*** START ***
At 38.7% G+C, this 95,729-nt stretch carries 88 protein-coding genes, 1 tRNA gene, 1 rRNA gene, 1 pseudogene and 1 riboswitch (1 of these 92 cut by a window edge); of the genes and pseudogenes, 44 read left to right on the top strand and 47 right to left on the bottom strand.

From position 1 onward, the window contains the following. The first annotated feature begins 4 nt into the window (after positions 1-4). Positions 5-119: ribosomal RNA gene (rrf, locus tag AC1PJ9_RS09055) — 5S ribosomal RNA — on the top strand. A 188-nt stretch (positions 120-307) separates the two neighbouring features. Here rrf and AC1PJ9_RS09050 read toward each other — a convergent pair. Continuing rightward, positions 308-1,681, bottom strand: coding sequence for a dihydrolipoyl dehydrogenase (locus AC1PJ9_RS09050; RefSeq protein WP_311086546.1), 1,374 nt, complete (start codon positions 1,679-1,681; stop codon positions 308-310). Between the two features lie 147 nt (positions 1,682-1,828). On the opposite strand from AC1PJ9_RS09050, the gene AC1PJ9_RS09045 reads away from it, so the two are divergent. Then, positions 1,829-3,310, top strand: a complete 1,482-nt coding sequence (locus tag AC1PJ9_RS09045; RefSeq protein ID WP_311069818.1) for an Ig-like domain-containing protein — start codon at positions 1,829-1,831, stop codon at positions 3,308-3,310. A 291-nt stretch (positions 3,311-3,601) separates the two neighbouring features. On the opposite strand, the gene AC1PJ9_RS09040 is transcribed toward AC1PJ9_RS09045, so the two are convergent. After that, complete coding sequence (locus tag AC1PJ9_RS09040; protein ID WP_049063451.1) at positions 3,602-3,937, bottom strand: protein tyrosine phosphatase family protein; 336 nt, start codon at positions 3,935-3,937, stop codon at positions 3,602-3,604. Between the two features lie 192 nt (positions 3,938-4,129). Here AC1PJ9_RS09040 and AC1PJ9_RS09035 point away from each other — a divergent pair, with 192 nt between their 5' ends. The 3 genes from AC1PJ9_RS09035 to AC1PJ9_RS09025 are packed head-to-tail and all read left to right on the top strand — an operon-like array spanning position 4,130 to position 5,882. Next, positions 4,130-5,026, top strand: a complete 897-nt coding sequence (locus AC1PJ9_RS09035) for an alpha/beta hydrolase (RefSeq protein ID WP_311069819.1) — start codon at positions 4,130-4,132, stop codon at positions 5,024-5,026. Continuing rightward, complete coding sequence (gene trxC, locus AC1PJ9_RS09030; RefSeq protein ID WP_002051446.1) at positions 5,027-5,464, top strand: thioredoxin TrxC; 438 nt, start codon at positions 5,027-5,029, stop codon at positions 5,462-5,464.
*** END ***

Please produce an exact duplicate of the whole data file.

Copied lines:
At 38.7% G+C, this 95,729-nt stretch carries 88 protein-coding genes, 1 tRNA gene, 1 rRNA gene, 1 pseudogene and 1 riboswitch (1 of these 92 cut by a window edge); of the genes and pseudogenes, 44 read left to right on the top strand and 47 right to left on the bottom strand.

From position 1 onward, the window contains the following. The first annotated feature begins 4 nt into the window (after positions 1-4). Positions 5-119: ribosomal RNA gene (rrf, locus tag AC1PJ9_RS09055) — 5S ribosomal RNA — on the top strand. A 188-nt stretch (positions 120-307) separates the two neighbouring features. Here rrf and AC1PJ9_RS09050 read toward each other — a convergent pair. Continuing rightward, positions 308-1,681, bottom strand: coding sequence for a dihydrolipoyl dehydrogenase (locus AC1PJ9_RS09050; RefSeq protein WP_311086546.1), 1,374 nt, complete (start codon positions 1,679-1,681; stop codon positions 308-310). Between the two features lie 147 nt (positions 1,682-1,828). On the opposite strand from AC1PJ9_RS09050, the gene AC1PJ9_RS09045 reads away from it, so the two are divergent. Then, positions 1,829-3,310, top strand: a complete 1,482-nt coding sequence (locus tag AC1PJ9_RS09045; RefSeq protein ID WP_311069818.1) for an Ig-like domain-containing protein — start codon at positions 1,829-1,831, stop codon at positions 3,308-3,310. A 291-nt stretch (positions 3,311-3,601) separates the two neighbouring features. On the opposite strand, the gene AC1PJ9_RS09040 is transcribed toward AC1PJ9_RS09045, so the two are convergent. After that, complete coding sequence (locus tag AC1PJ9_RS09040; protein ID WP_049063451.1) at positions 3,602-3,937, bottom strand: protein tyrosine phosphatase family protein; 336 nt, start codon at positions 3,935-3,937, stop codon at positions 3,602-3,604. Between the two features lie 192 nt (positions 3,938-4,129). Here AC1PJ9_RS09040 and AC1PJ9_RS09035 point away from each other — a divergent pair, with 192 nt between their 5' ends. The 3 genes from AC1PJ9_RS09035 to AC1PJ9_RS09025 are packed head-to-tail and all read left to right on the top strand — an operon-like array spanning position 4,130 to position 5,882. Next, positions 4,130-5,026, top strand: a complete 897-nt coding sequence (locus AC1PJ9_RS09035) for an alpha/beta hydrolase (RefSeq protein ID WP_311069819.1) — start codon at positions 4,130-4,132, stop codon at positions 5,024-5,026. Continuing rightward, complete coding sequence (gene trxC, locus AC1PJ9_RS09030; RefSeq protein ID WP_002051446.1) at positions 5,027-5,464, top strand: thioredoxin TrxC; 438 nt, start codon at positions 5,027-5,029, stop codon at positions 5,462-5,464.